Continue to make more copies of the light-shading-shape, rotate accordingly and arrange them between the “ribs”. After the left side of the seashell is done (1) you can do the same thing on the right side (2).
At this point, use the Direct Selection Tool (A) to select the end point of one of the shapes and you can make it a little shorter or a little longer. Repeat with the rest. The goal here is that the light-shading-shapes to have different lengths at the bottom.
The Opacity is set back to 100% now. Copy and Paste in Front (Control-F) the seashell then select all light-shading-shapes and Group (Control-G) them (1). Before you continue make a copy of this group because you will need it at the next step. Now, select the group of shapes along with the copy of the seashell and press Intersect in the Pathfinder panel (2). Set the resulting shape to Blending mode Overlay and 25% Opacity while having a black fill (3).
The light shading is done but we need more depth. Grab the copy of the group that you’ve made at the previous step and move it in front of everything. Ungroup (Shift-Control-G) them first then select one of the shapes with the Selection Tool (1) and make it thinner by squeezing the bounding box (2). You can see the end result in the third close-up.
Continue to squeeze the
rest of the shapes. They must be in line with the original ones but thinner.
Select black as the fill
color for these thinner shapes then Group (Control-G) them. Copy and Paste in
Front (Control-F) the seashell then select the group of shapes along with the
copy of the seashell and press Intersect in the Pathfinder panel. Set the
resulting shape to Blending mode Overlay and 50% Opacity. This is more of a
deep shading compared with the first.
4. Add Highlights on the Seashell
Grab the Pen Tool (P) or
the Line Segment Tool (\) and draw a path through the middle of one of the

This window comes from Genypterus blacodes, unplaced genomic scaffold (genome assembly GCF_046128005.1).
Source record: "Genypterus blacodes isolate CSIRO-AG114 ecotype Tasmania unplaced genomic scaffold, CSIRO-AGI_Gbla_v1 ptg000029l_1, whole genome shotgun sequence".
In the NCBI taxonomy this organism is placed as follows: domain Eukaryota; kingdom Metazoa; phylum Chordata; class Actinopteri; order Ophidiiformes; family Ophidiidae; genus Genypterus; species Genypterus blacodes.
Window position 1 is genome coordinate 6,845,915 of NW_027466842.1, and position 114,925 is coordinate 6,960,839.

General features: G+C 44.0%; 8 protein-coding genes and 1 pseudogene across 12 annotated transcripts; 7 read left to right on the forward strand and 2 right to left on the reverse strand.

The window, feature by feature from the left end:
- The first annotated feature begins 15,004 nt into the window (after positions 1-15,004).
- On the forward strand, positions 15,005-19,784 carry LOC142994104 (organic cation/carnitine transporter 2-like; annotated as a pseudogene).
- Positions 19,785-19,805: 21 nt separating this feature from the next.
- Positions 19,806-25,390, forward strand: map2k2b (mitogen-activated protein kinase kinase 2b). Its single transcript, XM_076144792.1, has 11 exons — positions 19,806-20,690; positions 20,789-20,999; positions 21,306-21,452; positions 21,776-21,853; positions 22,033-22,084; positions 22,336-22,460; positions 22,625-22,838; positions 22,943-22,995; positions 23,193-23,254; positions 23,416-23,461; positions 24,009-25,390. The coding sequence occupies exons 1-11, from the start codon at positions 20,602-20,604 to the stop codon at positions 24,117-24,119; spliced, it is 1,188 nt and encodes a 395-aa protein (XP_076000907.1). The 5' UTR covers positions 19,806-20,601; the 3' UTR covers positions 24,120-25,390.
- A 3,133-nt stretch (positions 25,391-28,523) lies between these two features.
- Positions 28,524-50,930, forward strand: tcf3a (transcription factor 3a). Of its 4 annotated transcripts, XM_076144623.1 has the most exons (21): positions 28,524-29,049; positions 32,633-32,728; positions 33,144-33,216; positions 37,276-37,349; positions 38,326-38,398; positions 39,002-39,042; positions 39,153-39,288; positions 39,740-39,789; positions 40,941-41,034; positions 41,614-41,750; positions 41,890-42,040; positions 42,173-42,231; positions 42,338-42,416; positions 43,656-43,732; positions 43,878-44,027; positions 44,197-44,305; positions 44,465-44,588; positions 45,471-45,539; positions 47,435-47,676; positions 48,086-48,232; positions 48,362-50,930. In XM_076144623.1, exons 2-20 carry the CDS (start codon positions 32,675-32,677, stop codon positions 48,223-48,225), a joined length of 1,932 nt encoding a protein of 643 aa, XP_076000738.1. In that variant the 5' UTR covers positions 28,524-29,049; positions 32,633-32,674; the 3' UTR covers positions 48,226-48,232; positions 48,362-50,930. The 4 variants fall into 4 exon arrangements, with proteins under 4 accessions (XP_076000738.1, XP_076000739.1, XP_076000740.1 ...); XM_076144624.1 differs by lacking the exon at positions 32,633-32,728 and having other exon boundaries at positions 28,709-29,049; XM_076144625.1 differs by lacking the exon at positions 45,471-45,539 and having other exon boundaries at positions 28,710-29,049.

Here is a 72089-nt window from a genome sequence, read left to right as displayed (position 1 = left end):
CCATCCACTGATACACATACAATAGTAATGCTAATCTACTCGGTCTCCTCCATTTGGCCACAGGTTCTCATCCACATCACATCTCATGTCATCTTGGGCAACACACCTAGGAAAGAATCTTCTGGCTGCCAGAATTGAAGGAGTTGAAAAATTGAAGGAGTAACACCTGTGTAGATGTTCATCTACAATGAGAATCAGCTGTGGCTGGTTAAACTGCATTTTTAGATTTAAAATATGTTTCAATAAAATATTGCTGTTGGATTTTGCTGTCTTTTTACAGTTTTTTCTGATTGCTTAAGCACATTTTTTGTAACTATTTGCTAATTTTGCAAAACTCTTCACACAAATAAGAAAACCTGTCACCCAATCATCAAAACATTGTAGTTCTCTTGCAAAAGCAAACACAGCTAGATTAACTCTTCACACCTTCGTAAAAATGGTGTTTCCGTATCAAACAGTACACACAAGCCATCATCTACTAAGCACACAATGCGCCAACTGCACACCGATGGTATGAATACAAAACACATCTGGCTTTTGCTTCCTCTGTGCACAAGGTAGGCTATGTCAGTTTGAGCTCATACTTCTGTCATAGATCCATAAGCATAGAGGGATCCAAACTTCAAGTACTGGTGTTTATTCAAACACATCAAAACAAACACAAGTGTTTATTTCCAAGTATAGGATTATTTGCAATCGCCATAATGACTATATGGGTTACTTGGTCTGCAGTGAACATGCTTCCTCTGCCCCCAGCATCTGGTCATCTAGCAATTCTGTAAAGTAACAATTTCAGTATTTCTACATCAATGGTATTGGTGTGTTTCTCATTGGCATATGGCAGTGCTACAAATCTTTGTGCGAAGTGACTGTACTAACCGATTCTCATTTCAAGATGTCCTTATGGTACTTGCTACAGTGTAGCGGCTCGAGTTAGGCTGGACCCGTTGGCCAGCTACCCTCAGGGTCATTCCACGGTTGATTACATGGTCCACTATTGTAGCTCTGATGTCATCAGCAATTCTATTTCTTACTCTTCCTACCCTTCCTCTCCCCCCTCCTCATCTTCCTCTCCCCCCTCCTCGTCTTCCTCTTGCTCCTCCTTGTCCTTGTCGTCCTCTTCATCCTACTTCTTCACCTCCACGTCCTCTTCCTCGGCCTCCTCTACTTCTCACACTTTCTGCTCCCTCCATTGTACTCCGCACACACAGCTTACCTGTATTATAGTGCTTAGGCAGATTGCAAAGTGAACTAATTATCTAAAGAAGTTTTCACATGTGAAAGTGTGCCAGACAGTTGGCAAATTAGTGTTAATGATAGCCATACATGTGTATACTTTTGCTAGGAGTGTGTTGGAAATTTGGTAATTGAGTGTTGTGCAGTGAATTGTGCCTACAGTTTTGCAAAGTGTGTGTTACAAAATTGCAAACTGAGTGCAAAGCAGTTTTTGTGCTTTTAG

“ribs” (1). Continue to draw other paths, one for each “rib” of the seashell
Stroke all these paths with
an Art Brush called “Tapered – Round” that you can find in Brush Libraries Menu
> Artistic > Artistic_Ink. Still having these lines selected, go to the
Appearance panel and double click on the brush stroke applied to open the
Stroke Options window. Type 15% in the Width field and hit OK. Make sure that
the tip of the brush is downwards otherwise check Flip Along also.
You should decrease the
width of the brush for the paths on the sides of the seashell. Keep the Width
for the paths in the middle as it was set at the previous step, 15% (1). Select
the next few paths then open the Stroke Options window and set the Width at
12% (2). Select the next paths and decrease the width a little more as you rich
the sides of the seashell (3). For the remaining paths set the Width at 5-7%.
While the stroked paths are
selected, select Expand Appearance from the Object menu then Ungroup
(Shift-Control-G) twice (1). Fill all resulting shapes with a white to black
radial gradient (2) then set the Blending mode to Screen (black becomes
transparent) and 50% Opacity. You can Group (Control-G) them at this point (3).
5. Color the Seashells and Add Shadows
Select the shape of the
seashell and replace the existing fill color with the radial gradient shown.
Use the Gradient Tool (G) to change the radius.
While the seashell stays
selected, go to the Appearance panel and select the existing gradient fill then
press the Duplicate selected items icon. Select the new fill from the bottom
then go to Effect > Stylize and apply the Drop Shadow effect. You can see
the settings that I’ve used below.
Select this new fill (1) in
the Appearance panel and press the Duplicate selected items icon again. You
will get another fill at the bottom (2) and now, double click on the Drop
Shadow effect to open the window and change the settings. Duplicate the fill
one more time then open the Drop Shadow window again and change the settings
These are the Drop Shadow
settings that I’ve used for the three fill attributes.
The green seashell is ready and now you can create more seashells of different colors. Make a copy of the first seashell then replace the existing green gradient with one using shades of orange. Because you are using brighter colors, you can increase the Opacity for the group of highlights from 50% to 70% (step 4.4).
Here is another version. Make one more copy of the first seashell then replace the existing gradient with the one shown below. The highlights are barely visible at this point since you are using lighter colors therefore increase the Opacity of the group from 50% to 90%.
You are finished are here are the three seashells that we have created.
Congratulations, You're Done!
I hope you have found this quick tip useful. You can use these seashells in your illustrations this summer and if you decide to make them, please share your version with us. I would love to see other colors.